Power and Privilege in International Development:
A Conversation with Dr. Wanjiru Kamau-Rutenberg, Kenyan Social Entrepreneur
Tuesday, March 18th from 12-1pm in Blum Hall Room 330
Light snacks will be provided. Please RSVP: http://bit.ly/1cK1V2W.
Students from the Master of Development Practice Program and the Goldman School of Public Policy’s International Public Policy Group are hosting a brown bag discussion with Dr. Wanjiru Kamau- Rutenberg, Founder of Akili Dada, a leadership incubator for young Kenyan women. Join us as we tackle critical questions about philanthropy and international development:
How do the power structures and privilege inherent in donor-grantee or foreigner- local relationships undermine social change work?
Are “impact evaluation” and “scale” everything they’re cracked up to be? What do they look like on the ground? Is it possible to maintain the values and the integrity of an organization when you grow it to scale? Whose definition of impact and success matters more – the social entrepreneur’s? The donor’s? The local community’s?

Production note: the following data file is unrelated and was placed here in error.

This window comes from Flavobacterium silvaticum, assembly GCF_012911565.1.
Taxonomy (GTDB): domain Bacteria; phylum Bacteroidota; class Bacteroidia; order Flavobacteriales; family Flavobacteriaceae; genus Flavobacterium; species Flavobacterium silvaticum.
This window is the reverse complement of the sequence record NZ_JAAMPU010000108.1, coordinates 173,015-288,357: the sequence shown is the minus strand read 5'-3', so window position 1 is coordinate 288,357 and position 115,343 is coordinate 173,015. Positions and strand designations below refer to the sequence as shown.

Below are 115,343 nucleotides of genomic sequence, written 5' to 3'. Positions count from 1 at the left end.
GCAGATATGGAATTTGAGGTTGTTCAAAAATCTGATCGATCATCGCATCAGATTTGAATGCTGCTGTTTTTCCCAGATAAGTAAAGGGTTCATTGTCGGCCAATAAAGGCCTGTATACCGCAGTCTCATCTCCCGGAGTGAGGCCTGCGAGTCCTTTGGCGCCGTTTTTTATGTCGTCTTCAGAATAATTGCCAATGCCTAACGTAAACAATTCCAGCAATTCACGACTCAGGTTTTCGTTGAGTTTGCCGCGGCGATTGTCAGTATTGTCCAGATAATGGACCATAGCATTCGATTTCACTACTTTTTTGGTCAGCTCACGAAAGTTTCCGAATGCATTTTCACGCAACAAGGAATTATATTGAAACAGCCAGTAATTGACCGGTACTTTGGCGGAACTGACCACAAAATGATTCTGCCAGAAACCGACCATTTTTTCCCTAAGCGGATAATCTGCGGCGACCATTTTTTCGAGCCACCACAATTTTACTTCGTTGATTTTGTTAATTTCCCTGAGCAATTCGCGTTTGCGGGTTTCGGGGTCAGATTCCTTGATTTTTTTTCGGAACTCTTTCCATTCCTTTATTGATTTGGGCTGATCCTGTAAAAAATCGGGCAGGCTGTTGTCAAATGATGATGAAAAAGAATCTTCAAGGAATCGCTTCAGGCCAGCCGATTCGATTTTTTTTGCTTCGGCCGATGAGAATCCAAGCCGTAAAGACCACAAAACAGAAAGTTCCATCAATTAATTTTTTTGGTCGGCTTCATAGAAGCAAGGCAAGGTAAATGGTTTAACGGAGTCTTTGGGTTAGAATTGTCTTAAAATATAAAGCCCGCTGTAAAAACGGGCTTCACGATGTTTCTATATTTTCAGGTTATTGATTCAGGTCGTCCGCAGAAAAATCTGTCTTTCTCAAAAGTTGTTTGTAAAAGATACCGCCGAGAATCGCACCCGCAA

Bring your passion, your skepticism, and your toughest questions for a lively discussion!
About Wanjiru Kamau-Rutenberg
[Wanjiru_Board] Wanjiru, a native Kenyan who currently lives and works in Nairobi, earned a B.A. in Politics from Whitman College and Masters and Ph.D. degrees in Political Science from the University of Minnesota. Her research and teaching interests center on the politics of philanthropy, gender, Africa, ethnicity, and democratization, and on the role of technology in social activism. She has received widespread recognition for her work with Akili Dada, including being honored as a 2012 White House ‘Champion of Change’, named one of the 100 Most Influential Africans by New African Magazine, a 2012 Ford Foundation Champion of Democracy, and a recipient of the 2011 Yamashita Prize from UC Berkeley.
Co-Hosted by the Center for African Studies. Space generously provided by the Blum Center for Developing Economies.
Power and Privilege in International Development